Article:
London -rents and affordability

Ian Mulheirn has responded to Simon Wren-Lewis’s blog see below.

I agree with almost everything here, Simon, as you’d expect from what I’ve written. But lest anyone be tempted to jump to conclusions on London based on the IFS chart, I think we should be careful about measuring rent as a proportion of renters’ incomes to draw any conclusions about the supply situation there.

The composition of the London PRS has changed radically over recent years, so we can’t be sure we’re comparing like with like over time. Secondly, and more importantly, we know that groups that tend to rent (e.g. the young) have been hit hardest by weak wage growth and cuts. All of that means rent is likely rising as a proportion of the average renter’s income, but not necessarily as a proportion of average incomes for all London households. If that’s the story, then the reason why the London line in the chart is rising is distributional: it’s not that London housing costs/rent have got more expensive but that the incomes of the people renting have deteriorated.

To isolate these effects, we can compare changes in the ONS’s rent inflation index and gross household disposable income per head for London. Those series suggest that rents as a proportion of average incomes have not grown since 2005 in London and have fallen elsewhere. That suggests that even in London housing costs/rents have been benign, and the problems (and hence solutions) are distributional.

https://mainlymacro.blogspot.co.uk/2018/02/house-prices-and-rents-in-uk.html#comment-form

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Another reason why we don’t need to build 300,000 houses a year!

Simon Wren-Lewis on ‘Mainly macro’ makes some interesting points about house prices, rents and house building.

House prices and rents in the UK

I am not a housing expert, but it seems to me that the public debate is completely confused because it fails to make the distinction between house prices and rents. If we are talking about the supply and demand for housing, the price that equates those two things is rent, not house prices.

I discussed why here, but let me summarise the argument. Rent reflects the cost of being housed, of having a roof over your head. If there are less houses to go around, rents will be higher: higher enough to make some people share flats, live with parents or whatever. Because houses to buy can quickly change into houses to rent, there are not really separate markets for buying and renting, but just one big housing market.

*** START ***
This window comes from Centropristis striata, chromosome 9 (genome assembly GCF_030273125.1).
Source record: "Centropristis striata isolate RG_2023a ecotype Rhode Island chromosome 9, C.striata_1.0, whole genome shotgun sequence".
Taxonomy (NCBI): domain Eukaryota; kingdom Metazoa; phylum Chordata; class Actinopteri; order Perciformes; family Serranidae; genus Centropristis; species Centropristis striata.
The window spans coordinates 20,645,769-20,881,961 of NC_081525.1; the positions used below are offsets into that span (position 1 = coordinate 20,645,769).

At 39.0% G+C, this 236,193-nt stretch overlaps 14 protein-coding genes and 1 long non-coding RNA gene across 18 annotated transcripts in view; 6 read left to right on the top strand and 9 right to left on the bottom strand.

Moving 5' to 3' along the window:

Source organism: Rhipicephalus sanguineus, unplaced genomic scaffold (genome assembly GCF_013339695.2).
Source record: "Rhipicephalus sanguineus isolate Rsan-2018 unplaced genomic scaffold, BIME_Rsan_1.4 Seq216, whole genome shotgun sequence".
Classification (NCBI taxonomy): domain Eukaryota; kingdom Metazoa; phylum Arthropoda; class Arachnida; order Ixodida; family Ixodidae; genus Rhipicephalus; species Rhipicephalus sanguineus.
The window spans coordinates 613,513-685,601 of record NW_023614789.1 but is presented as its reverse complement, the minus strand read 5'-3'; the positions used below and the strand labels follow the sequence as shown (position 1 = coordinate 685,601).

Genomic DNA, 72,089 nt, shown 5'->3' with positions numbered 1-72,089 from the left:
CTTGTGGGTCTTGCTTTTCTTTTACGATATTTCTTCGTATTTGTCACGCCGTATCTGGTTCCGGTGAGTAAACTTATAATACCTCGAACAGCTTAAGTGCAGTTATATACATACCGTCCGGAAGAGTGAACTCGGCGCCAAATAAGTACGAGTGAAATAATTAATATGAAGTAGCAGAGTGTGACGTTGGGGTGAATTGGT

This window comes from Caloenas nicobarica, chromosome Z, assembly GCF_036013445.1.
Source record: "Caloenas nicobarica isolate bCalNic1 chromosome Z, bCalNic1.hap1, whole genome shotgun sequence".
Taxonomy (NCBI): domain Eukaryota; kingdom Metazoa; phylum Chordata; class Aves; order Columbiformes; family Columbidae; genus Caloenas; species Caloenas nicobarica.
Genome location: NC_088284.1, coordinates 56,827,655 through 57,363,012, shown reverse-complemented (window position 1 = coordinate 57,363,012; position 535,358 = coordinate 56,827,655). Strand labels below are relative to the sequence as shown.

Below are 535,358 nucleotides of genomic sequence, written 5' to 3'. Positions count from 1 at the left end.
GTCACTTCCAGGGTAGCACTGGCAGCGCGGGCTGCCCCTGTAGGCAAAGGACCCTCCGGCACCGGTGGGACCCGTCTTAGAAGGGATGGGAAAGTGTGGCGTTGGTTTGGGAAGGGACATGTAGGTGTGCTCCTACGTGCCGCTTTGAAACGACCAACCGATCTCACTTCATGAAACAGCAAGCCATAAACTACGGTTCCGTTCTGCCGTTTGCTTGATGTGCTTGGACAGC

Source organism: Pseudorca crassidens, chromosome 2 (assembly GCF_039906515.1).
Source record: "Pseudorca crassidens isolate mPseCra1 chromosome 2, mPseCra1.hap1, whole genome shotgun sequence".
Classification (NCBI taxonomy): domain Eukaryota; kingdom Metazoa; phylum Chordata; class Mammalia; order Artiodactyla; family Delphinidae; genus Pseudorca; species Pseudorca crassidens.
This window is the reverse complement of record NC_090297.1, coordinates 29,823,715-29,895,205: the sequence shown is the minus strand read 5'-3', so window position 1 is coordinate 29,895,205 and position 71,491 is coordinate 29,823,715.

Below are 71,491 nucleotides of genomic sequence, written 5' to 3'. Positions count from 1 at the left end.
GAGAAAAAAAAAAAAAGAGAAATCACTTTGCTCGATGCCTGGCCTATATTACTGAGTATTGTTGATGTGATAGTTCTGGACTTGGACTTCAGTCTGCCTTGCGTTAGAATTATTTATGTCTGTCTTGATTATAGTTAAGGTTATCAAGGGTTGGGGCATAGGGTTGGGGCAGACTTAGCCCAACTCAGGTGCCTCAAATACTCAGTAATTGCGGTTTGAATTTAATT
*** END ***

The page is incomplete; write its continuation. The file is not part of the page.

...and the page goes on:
The price of a house is the price of an asset. The asset in this case provides a roof over your head for as long as you own it. This means that house prices depend on current and future rents. Crucially, however, like any asset, the price is the discounted sum of future rents, where the discount rate is the real rate of interest. If real interest rates fall but future real rents stay unchanged, housing becomes a more attractive asset, and so wealthy people will buy more houses, pushing the price up.

Thus the rise in house prices in the UK and France since 2000 has got little to do with a lack of house building, a point that Ian Mulheirn has stressed. But what about rents, which is where we should look for any imbalances in supply and demand.

Outside London, there has not been a rise in the proportion of income spent on rent. Essentially, and I suspect this applies before the mid-90s, housing costs (rents) have risen with earnings rather than prices, and at constant real interest rates that would mean house prices rising with earnings. This represents a very reasonable return on any asset, and is why we think buying a house is a good investment. Now you could argue that we should build enough houses so that this proportion of income spent on housing falls, as it has for food for example. What you cannot argue is that building too few houses has anything to do with why houses have suddenly become unaffordable to young people.

Building more houses may or may not be fine, but if real interest rates stay low it is not going to make houses affordable again for the generation that can no longer buy a home.

https://mainlymacro.blogspot.co.uk/

House prices and rents have little to do with supply of housing!

Simon Wren-Lewis on ‘Mainly macro’ makes some interesting points about house prices, rents and house building.

House prices and rents in the UK

I am not a housing expert, but it seems to me that the public debate is completely confused because it fails to make the distinction between house prices and rents. If we are talking about the supply and demand for housing, the price that equates those two things is rent, not house prices.

I discussed why here, but let me summarise the argument. Rent reflects the cost of being housed, of having a roof over your head. If there are less houses to go around, rents will be higher: higher enough to make some people share flats, live with parents or whatever. Because houses to buy can quickly change into houses to rent, there are not really separate markets for buying and renting, but just one big housing market.

The price of a house is the price of an asset. The asset in this case provides a roof over your head for as long as you own it. This means that house prices depend on current and future rents. Crucially, however, like any asset, the price is the discounted sum of future rents, where the discount rate is the real rate of interest. If real interest rates fall but future real rents stay unchanged, housing becomes a more attractive asset, and so wealthy people will buy more houses, pushing the price up.

Thus the rise in house prices in the UK and France since 2000 has got little to do with a lack of house building, a point that Ian Mulheirn has stressed. But what about rents, which is where we should look for any imbalances in supply and demand.

Outside London, there has not been a rise in the proportion of income spent on rent. Essentially, and I suspect this applies before the mid-90s, housing costs (rents) have risen with earnings rather than prices, and at constant real interest rates that would mean house prices rising with earnings. This represents a very reasonable return on any asset, and is why we think buying a house is a good investment. Now you could argue that we should build enough houses so that this proportion of income spent on housing falls, as it has for food for example. What you cannot argue is that building too few houses has anything to do with why houses have suddenly become unaffordable to young people.